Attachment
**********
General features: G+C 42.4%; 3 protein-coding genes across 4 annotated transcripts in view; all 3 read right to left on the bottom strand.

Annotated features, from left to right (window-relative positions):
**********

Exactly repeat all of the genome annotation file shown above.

General features: G+C 42.4%; 3 protein-coding genes across 4 annotated transcripts in view; all 3 read right to left on the bottom strand.

Annotated features, from left to right (window-relative positions):